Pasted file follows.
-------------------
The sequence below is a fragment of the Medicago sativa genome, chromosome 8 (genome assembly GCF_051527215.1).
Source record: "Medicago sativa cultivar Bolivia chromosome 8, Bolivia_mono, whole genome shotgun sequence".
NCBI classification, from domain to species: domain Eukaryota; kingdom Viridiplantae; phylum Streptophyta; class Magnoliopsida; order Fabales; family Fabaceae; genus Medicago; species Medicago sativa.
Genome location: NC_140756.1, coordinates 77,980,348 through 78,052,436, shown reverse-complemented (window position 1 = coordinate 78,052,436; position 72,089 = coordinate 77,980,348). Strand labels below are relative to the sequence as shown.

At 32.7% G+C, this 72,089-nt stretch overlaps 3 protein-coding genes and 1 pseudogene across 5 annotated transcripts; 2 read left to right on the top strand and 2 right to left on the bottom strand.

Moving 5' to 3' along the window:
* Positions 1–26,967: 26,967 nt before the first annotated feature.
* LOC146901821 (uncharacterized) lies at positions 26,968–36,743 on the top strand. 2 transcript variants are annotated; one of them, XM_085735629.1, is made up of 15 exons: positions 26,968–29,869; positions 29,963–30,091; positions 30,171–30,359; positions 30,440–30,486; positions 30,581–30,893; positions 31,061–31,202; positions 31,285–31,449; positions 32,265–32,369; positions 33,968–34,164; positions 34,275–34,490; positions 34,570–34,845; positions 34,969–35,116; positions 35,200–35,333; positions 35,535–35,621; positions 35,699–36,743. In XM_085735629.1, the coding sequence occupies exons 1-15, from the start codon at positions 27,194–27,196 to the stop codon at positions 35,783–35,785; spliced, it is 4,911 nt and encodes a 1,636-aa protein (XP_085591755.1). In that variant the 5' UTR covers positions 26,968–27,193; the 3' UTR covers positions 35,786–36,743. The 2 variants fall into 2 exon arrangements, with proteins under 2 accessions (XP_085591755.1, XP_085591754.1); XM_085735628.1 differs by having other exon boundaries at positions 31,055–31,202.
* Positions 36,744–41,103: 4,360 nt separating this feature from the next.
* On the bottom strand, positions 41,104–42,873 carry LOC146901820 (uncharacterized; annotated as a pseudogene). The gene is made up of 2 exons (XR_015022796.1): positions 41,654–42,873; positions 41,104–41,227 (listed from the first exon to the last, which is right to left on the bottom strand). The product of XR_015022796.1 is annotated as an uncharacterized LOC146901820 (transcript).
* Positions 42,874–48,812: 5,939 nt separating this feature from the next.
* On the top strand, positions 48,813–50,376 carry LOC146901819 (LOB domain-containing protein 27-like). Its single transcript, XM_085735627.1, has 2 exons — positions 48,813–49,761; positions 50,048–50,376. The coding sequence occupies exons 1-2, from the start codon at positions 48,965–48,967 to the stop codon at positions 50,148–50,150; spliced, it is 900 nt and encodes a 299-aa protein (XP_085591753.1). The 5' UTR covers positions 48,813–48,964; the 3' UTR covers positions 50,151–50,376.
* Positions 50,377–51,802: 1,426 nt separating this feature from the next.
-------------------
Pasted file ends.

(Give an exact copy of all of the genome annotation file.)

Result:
The sequence below is a fragment of the Medicago sativa genome, chromosome 8 (genome assembly GCF_051527215.1).
Source record: "Medicago sativa cultivar Bolivia chromosome 8, Bolivia_mono, whole genome shotgun sequence".
NCBI classification, from domain to species: domain Eukaryota; kingdom Viridiplantae; phylum Streptophyta; class Magnoliopsida; order Fabales; family Fabaceae; genus Medicago; species Medicago sativa.
Genome location: NC_140756.1, coordinates 77,980,348 through 78,052,436, shown reverse-complemented (window position 1 = coordinate 78,052,436; position 72,089 = coordinate 77,980,348). Strand labels below are relative to the sequence as shown.

At 32.7% G+C, this 72,089-nt stretch overlaps 3 protein-coding genes and 1 pseudogene across 5 annotated transcripts; 2 read left to right on the top strand and 2 right to left on the bottom strand.

Moving 5' to 3' along the window:
* Positions 1–26,967: 26,967 nt before the first annotated feature.
* LOC146901821 (uncharacterized) lies at positions 26,968–36,743 on the top strand. 2 transcript variants are annotated; one of them, XM_085735629.1, is made up of 15 exons: positions 26,968–29,869; positions 29,963–30,091; positions 30,171–30,359; positions 30,440–30,486; positions 30,581–30,893; positions 31,061–31,202; positions 31,285–31,449; positions 32,265–32,369; positions 33,968–34,164; positions 34,275–34,490; positions 34,570–34,845; positions 34,969–35,116; positions 35,200–35,333; positions 35,535–35,621; positions 35,699–36,743. In XM_085735629.1, the coding sequence occupies exons 1-15, from the start codon at positions 27,194–27,196 to the stop codon at positions 35,783–35,785; spliced, it is 4,911 nt and encodes a 1,636-aa protein (XP_085591755.1). In that variant the 5' UTR covers positions 26,968–27,193; the 3' UTR covers positions 35,786–36,743. The 2 variants fall into 2 exon arrangements, with proteins under 2 accessions (XP_085591755.1, XP_085591754.1); XM_085735628.1 differs by having other exon boundaries at positions 31,055–31,202.
* Positions 36,744–41,103: 4,360 nt separating this feature from the next.
* On the bottom strand, positions 41,104–42,873 carry LOC146901820 (uncharacterized; annotated as a pseudogene). The gene is made up of 2 exons (XR_015022796.1): positions 41,654–42,873; positions 41,104–41,227 (listed from the first exon to the last, which is right to left on the bottom strand). The product of XR_015022796.1 is annotated as an uncharacterized LOC146901820 (transcript).
* Positions 42,874–48,812: 5,939 nt separating this feature from the next.
* On the top strand, positions 48,813–50,376 carry LOC146901819 (LOB domain-containing protein 27-like). Its single transcript, XM_085735627.1, has 2 exons — positions 48,813–49,761; positions 50,048–50,376. The coding sequence occupies exons 1-2, from the start codon at positions 48,965–48,967 to the stop codon at positions 50,148–50,150; spliced, it is 900 nt and encodes a 299-aa protein (XP_085591753.1). The 5' UTR covers positions 48,813–48,964; the 3' UTR covers positions 50,151–50,376.
* Positions 50,377–51,802: 1,426 nt separating this feature from the next.